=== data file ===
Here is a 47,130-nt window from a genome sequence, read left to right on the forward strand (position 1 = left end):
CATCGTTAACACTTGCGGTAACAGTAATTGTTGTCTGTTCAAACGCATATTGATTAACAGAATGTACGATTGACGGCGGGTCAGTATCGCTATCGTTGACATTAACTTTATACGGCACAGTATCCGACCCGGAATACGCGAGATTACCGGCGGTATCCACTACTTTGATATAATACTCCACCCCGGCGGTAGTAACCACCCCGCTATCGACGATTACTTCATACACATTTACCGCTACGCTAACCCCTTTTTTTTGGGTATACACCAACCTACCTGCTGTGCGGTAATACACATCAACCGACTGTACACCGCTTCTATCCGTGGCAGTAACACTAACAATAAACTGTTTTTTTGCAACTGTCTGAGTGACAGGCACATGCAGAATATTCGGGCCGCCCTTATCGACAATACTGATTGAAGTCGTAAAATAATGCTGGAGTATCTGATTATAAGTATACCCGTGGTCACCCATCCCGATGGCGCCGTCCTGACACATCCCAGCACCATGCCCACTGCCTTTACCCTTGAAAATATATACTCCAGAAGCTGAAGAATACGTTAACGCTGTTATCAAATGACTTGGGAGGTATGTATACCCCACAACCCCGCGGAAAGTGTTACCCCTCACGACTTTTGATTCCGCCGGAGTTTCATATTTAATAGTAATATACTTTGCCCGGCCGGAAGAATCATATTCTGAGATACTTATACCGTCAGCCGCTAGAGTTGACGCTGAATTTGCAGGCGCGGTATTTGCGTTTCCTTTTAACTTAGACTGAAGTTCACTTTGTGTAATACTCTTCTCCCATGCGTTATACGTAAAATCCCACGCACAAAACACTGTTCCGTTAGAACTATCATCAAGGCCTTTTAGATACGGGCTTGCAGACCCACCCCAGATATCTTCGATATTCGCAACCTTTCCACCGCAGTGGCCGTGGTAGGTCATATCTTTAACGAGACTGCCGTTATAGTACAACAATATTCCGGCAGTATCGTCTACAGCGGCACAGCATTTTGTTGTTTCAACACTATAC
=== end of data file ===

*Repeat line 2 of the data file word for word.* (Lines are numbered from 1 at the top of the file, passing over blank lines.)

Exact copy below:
CATCGTTAACACTTGCGGTAACAGTAATTGTTGTCTGTTCAAACGCATATTGATTAACAGAATGTACGATTGACGGCGGGTCAGTATCGCTATCGTTGACATTAACTTTATACGGCACAGTATCCGACCCGGAATACGCGAGATTACCGGCGGTATCCACTACTTTGATATAATACTCCACCCCGGCGGTAGTAACCACCCCGCTATCGACGATTACTTCATACACATTTACCGCTACGCTAACCCCTTTTTTTTGGGTATACACCAACCTACCTGCTGTGCGGTAATACACATCAACCGACTGTACACCGCTTCTATCCGTGGCAGTAACACTAACAATAAACTGTTTTTTTGCAACTGTCTGAGTGACAGGCACATGCAGAATATTCGGGCCGCCCTTATCGACAATACTGATTGAAGTCGTAAAATAATGCTGGAGTATCTGATTATAAGTATACCCGTGGTCACCCATCCCGATGGCGCCGTCCTGACACATCCCAGCACCATGCCCACTGCCTTTACCCTTGAAAATATATACTCCAGAAGCTGAAGAATACGTTAACGCTGTTATCAAATGACTTGGGAGGTATGTATACCCCACAACCCCGCGGAAAGTGTTACCCCTCACGACTTTTGATTCCGCCGGAGTTTCATATTTAATAGTAATATACTTTGCCCGGCCGGAAGAATCATATTCTGAGATACTTATACCGTCAGCCGCTAGAGTTGACGCTGAATTTGCAGGCGCGGTATTTGCGTTTCCTTTTAACTTAGACTGAAGTTCACTTTGTGTAATACTCTTCTCCCATGCGTTATACGTAAAATCCCACGCACAAAACACTGTTCCGTTAGAACTATCATCAAGGCCTTTTAGATACGGGCTTGCAGACCCACCCCAGATATCTTCGATATTCGCAACCTTTCCACCGCAGTGGCCGTGGTAGGTCATATCTTTAACGAGACTGCCGTTATAGTACAACAATATTCCGGCAGTATCGTCTACAGCGGCACAGCATTTTGTTGTTTCAACACTATAC